Richmond Federal Reserve Bank President Jeffrey Lacker said Thursday that the combination of the continued use of unconventional measures, a very large balance sheet and forward guidance have increased chances for mistakes when the time comes to begin withdrawing monetary stimulus.
Highlights from his speech at the Swedbank Economic Outlook Seminar in Stockholm:
The Federal Reserve has pursued a number of unconventional policies since the financial crisis of 2007–2008.
It lowered the short-term interest rate to near zero in 2008, where it remains today. In addition, it has attempted to influence longer-term interest rates through two channels: “forward guidance” announcements stating that monetary policy will remain accommodative until labor market conditions improve and large-scale long-term asset purchases, including mortgage-backed securities, or MBS.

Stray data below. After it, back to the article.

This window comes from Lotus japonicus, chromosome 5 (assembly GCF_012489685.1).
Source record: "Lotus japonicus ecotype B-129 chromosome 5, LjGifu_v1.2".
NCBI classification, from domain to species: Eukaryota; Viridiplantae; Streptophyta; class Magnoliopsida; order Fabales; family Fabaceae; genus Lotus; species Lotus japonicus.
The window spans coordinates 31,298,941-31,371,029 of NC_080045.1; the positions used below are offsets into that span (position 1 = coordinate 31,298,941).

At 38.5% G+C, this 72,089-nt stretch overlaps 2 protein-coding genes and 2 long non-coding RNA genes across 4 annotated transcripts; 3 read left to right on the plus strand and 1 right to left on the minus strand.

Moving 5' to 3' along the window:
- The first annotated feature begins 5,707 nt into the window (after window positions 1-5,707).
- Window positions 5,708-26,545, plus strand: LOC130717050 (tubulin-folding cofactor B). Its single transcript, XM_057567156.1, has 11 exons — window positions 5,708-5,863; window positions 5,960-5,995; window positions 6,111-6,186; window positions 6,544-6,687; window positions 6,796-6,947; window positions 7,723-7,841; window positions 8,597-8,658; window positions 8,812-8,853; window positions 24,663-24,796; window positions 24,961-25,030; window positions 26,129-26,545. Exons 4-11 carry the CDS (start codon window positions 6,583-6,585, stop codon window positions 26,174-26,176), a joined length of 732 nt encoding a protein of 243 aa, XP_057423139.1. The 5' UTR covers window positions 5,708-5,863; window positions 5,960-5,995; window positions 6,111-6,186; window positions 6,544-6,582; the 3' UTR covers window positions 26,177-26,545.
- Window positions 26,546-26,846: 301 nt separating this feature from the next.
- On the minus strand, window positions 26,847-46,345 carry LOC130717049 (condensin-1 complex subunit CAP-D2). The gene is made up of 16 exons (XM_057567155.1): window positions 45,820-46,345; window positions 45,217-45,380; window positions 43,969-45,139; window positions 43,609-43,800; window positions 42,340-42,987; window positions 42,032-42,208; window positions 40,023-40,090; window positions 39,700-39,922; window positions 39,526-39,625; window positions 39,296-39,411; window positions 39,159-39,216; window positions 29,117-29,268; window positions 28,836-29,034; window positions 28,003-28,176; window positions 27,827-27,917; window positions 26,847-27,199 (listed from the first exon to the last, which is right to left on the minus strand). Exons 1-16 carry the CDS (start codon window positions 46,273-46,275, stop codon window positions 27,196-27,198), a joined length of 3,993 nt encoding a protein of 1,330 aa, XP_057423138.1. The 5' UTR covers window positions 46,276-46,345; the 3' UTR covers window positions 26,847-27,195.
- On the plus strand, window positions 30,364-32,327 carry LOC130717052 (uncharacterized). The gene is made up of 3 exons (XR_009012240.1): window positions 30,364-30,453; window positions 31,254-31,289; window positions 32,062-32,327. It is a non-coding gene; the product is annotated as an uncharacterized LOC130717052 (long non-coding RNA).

The Fed will face risks as it pursues its “exit strategy” from recent unconventional policies. The combination of a very large balance sheet and forward guidance raises the potential of a timing error when it becomes appropriate to raise rates, as well as the consequences of such an error. In addition, by purchasing MBS, the Fed has targeted a specific private sector asset and engaged in credit policy. Such actions could invite pleading from other sectors and entangle the Fed in distributional politics and threaten its independence.
Note that all Fed members’ speeches ncerning QE and economic activity since the last FOMC meeting (September 17-18) are available here.